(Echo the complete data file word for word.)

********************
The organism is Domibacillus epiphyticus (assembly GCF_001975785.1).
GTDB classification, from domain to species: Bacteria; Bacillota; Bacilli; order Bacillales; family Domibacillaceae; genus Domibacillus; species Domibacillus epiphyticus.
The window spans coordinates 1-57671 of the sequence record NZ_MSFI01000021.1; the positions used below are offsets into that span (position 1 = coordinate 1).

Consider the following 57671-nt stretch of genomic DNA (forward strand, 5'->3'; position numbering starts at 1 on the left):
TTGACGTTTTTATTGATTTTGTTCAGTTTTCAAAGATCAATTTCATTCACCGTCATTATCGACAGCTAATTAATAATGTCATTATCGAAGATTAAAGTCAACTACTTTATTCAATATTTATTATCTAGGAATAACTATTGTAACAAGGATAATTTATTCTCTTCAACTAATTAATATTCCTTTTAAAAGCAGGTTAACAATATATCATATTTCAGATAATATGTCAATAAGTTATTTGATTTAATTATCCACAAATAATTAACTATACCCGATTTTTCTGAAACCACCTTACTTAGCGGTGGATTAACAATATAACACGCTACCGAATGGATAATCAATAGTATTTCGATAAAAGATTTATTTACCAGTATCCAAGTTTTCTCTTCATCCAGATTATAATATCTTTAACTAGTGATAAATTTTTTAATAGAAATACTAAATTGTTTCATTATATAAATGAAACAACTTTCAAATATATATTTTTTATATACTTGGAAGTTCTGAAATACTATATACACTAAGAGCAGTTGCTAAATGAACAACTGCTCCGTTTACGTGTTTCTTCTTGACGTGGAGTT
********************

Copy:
The organism is Domibacillus epiphyticus (assembly GCF_001975785.1).
GTDB classification, from domain to species: Bacteria; Bacillota; Bacilli; order Bacillales; family Domibacillaceae; genus Domibacillus; species Domibacillus epiphyticus.
The window spans coordinates 1-57671 of the sequence record NZ_MSFI01000021.1; the positions used below are offsets into that span (position 1 = coordinate 1).

Consider the following 57671-nt stretch of genomic DNA (forward strand, 5'->3'; position numbering starts at 1 on the left):
TTGACGTTTTTATTGATTTTGTTCAGTTTTCAAAGATCAATTTCATTCACCGTCATTATCGACAGCTAATTAATAATGTCATTATCGAAGATTAAAGTCAACTACTTTATTCAATATTTATTATCTAGGAATAACTATTGTAACAAGGATAATTTATTCTCTTCAACTAATTAATATTCCTTTTAAAAGCAGGTTAACAATATATCATATTTCAGATAATATGTCAATAAGTTATTTGATTTAATTATCCACAAATAATTAACTATACCCGATTTTTCTGAAACCACCTTACTTAGCGGTGGATTAACAATATAACACGCTACCGAATGGATAATCAATAGTATTTCGATAAAAGATTTATTTACCAGTATCCAAGTTTTCTCTTCATCCAGATTATAATATCTTTAACTAGTGATAAATTTTTTAATAGAAATACTAAATTGTTTCATTATATAAATGAAACAACTTTCAAATATATATTTTTTATATACTTGGAAGTTCTGAAATACTATATACACTAAGAGCAGTTGCTAAATGAACAACTGCTCCGTTTACGTGTTTCTTCTTGACGTGGAGTT